Contrary to that, I think it is very likely that all those scriptures that say “Do not be afraid,” were intended to be comforting scriptures. Those passages are more like when you are holding your screaming child and you say, “Don’t cry honey.” I think they are saying “God and all his messengers know you are afraid. Don’t be afraid.” They are pointing out our fear, acknowledging it exists and working with it.
We have a strange problem in this era. We think what we feel is who we are. If I feel fear, I am afraid. I think It makes more sense to separate feelings from actions. You can be afraid and filled with joy, too! God and his angels might scare you, but you could respond with worship.
After all, Isaiah says:
Therefore, this is what the Lord, the LORD Almighty, says: “My people who live in Zion, do not be afraid of the Assyrians, who beat you with a rod and lift up a club against you, as Egypt did. “
Isaiah is speaking for the Lord, who is telling his children, the people of Israel — the whole nation is like his offspring, “Don’t be afraid of the Assyrians,” even though the Assyrian Empire is huge and is undoubtedly going to take you over, and your King, Ahaz, is trying to make a deal with them instead of trusting God. Be faithful to God.
Isaiah notes however, that the experience of being beaten is installed in the nation’s memory, since that is what happened in Egypt when they were slaves. When they were just a child of a nation God rescued them from their abusive condition, but the fears born of having been in that condition are still real.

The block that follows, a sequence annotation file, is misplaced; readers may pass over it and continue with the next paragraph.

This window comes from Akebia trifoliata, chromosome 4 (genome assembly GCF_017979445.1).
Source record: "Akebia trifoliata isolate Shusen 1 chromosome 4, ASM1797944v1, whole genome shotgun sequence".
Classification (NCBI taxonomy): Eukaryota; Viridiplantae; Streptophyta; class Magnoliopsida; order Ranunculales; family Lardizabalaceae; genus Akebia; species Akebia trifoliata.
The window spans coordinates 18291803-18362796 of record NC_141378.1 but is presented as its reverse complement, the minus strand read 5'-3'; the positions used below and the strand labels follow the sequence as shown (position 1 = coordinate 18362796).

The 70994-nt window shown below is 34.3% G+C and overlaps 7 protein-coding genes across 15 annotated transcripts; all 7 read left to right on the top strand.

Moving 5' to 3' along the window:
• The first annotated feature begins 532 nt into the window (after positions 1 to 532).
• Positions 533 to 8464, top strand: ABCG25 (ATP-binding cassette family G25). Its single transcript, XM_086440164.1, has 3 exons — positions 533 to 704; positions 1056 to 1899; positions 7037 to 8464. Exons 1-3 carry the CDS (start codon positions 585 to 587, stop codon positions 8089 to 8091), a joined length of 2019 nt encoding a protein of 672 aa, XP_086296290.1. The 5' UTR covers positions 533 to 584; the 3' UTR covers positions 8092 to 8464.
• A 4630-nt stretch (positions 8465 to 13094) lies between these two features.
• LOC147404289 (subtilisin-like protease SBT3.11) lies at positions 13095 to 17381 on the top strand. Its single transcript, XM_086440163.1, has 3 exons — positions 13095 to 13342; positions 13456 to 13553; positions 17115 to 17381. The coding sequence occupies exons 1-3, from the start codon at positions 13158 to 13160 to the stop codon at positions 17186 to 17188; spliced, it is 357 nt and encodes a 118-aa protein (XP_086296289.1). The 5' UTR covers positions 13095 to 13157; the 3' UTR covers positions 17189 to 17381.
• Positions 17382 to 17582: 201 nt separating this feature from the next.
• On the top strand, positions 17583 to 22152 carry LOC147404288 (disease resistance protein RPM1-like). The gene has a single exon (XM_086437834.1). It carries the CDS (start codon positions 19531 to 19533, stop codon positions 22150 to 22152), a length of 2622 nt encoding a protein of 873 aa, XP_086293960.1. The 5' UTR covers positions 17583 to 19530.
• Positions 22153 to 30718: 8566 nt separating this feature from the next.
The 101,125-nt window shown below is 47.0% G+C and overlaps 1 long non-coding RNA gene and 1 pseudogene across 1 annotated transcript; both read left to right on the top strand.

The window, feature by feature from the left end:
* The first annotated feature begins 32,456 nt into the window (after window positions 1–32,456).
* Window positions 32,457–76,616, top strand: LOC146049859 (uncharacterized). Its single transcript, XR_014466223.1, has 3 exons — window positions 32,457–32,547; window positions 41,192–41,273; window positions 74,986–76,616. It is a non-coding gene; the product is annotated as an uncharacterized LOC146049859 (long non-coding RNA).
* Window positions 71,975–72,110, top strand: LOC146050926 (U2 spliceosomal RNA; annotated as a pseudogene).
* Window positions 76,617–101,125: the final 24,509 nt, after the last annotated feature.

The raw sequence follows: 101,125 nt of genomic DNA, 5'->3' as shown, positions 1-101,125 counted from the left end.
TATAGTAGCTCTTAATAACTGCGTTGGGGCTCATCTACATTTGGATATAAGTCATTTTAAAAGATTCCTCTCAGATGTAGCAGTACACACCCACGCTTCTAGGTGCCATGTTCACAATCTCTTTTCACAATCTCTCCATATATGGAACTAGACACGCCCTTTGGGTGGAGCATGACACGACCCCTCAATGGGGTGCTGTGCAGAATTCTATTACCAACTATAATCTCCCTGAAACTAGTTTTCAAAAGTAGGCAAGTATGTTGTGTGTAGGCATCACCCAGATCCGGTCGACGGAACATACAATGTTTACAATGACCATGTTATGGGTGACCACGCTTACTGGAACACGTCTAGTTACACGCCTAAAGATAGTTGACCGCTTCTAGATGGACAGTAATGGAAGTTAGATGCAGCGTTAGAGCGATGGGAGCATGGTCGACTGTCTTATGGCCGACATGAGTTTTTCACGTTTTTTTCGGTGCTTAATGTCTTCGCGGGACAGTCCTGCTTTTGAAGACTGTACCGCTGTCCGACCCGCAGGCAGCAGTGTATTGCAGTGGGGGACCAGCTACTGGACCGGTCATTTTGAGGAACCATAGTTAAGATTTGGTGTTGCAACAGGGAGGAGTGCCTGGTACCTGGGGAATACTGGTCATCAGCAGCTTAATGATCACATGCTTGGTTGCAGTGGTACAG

When God tells you don’t be afraid, he remembers your beginnings, too. I have a story about why I am still afraid inside, even though I can act fearlessly in many ways. I have an Egypt in my past where I was hurt. Some of you have stories you don’t even want to tell, they are so painful to recall. Some of you have stories you can’t tell because you blocked them out completely. They were being formed when you were just a small human. There is no way God is telling you, “Don’t be afraid,” as if you were never in Egypt. He encourages us to not be afraid because we were in Egypt and we needed to be rescued. And now the Assyrians are coming upon us.
We have a lot to be afraid of
Get a picture of what you are afraid of in your mind. Even make a mental list. I am not going to make you tell us what it is, so don’t be afraid. But I am going to offer the opportunity to a couple of people, so we can be honest, like God is, about carrying things that scare us. Any body want to tell us the first thing that came to mind?
I don’t think being obedient is not ever being afraid. I think being obedient is listening to God’s call and trusting him when we are afraid, which is pretty much all the time. “Do not be afraid,” should be translated, “I know you are afraid. Listen to me. Trust me. This is going to go someplace. I am with you. Act in faith even though you are afraid.” The scriptures suggest ways to live that out.
Meet God in the night
Everyone read this if you can:
Do not let wisdom and understanding out of your sight,
preserve sound judgment and discretion;
they will be life for you, …
When you lie down, you will not be afraid;
when you lie down, your sleep will be sweet. — Proverbs 3:21-2,24